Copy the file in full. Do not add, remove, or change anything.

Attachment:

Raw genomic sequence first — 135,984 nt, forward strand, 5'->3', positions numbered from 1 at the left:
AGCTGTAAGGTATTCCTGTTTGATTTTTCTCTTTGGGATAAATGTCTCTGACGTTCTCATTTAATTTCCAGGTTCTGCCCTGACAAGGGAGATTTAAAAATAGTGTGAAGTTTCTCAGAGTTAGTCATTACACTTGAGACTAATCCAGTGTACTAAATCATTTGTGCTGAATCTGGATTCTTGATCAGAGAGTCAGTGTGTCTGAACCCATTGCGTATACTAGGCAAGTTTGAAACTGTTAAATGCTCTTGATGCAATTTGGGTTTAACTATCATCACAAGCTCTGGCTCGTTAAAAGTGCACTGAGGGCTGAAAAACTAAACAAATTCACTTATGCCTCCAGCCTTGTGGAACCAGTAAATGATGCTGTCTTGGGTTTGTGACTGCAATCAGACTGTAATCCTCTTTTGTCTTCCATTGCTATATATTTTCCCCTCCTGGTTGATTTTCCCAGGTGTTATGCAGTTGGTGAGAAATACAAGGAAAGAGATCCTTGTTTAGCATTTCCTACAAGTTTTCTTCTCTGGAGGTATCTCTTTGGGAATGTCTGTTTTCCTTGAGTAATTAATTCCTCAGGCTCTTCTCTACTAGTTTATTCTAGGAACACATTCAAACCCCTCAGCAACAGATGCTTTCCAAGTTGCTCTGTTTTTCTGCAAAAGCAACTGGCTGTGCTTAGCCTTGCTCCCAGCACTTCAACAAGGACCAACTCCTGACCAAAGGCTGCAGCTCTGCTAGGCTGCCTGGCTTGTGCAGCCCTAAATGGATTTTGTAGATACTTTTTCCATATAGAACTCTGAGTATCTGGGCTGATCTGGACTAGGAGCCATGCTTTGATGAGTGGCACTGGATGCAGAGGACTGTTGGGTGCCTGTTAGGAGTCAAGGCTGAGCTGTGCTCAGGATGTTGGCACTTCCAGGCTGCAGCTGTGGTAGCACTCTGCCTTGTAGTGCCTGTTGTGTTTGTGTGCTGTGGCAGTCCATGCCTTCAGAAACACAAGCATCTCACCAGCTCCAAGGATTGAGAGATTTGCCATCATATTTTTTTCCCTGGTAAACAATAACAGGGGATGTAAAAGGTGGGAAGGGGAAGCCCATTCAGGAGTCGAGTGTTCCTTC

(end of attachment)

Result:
Raw genomic sequence first — 135,984 nt, forward strand, 5'->3', positions numbered from 1 at the left:
AGCTGTAAGGTATTCCTGTTTGATTTTTCTCTTTGGGATAAATGTCTCTGACGTTCTCATTTAATTTCCAGGTTCTGCCCTGACAAGGGAGATTTAAAAATAGTGTGAAGTTTCTCAGAGTTAGTCATTACACTTGAGACTAATCCAGTGTACTAAATCATTTGTGCTGAATCTGGATTCTTGATCAGAGAGTCAGTGTGTCTGAACCCATTGCGTATACTAGGCAAGTTTGAAACTGTTAAATGCTCTTGATGCAATTTGGGTTTAACTATCATCACAAGCTCTGGCTCGTTAAAAGTGCACTGAGGGCTGAAAAACTAAACAAATTCACTTATGCCTCCAGCCTTGTGGAACCAGTAAATGATGCTGTCTTGGGTTTGTGACTGCAATCAGACTGTAATCCTCTTTTGTCTTCCATTGCTATATATTTTCCCCTCCTGGTTGATTTTCCCAGGTGTTATGCAGTTGGTGAGAAATACAAGGAAAGAGATCCTTGTTTAGCATTTCCTACAAGTTTTCTTCTCTGGAGGTATCTCTTTGGGAATGTCTGTTTTCCTTGAGTAATTAATTCCTCAGGCTCTTCTCTACTAGTTTATTCTAGGAACACATTCAAACCCCTCAGCAACAGATGCTTTCCAAGTTGCTCTGTTTTTCTGCAAAAGCAACTGGCTGTGCTTAGCCTTGCTCCCAGCACTTCAACAAGGACCAACTCCTGACCAAAGGCTGCAGCTCTGCTAGGCTGCCTGGCTTGTGCAGCCCTAAATGGATTTTGTAGATACTTTTTCCATATAGAACTCTGAGTATCTGGGCTGATCTGGACTAGGAGCCATGCTTTGATGAGTGGCACTGGATGCAGAGGACTGTTGGGTGCCTGTTAGGAGTCAAGGCTGAGCTGTGCTCAGGATGTTGGCACTTCCAGGCTGCAGCTGTGGTAGCACTCTGCCTTGTAGTGCCTGTTGTGTTTGTGTGCTGTGGCAGTCCATGCCTTCAGAAACACAAGCATCTCACCAGCTCCAAGGATTGAGAGATTTGCCATCATATTTTTTTCCCTGGTAAACAATAACAGGGGATGTAAAAGGTGGGAAGGGGAAGCCCATTCAGGAGTCGAGTGTTCCTTC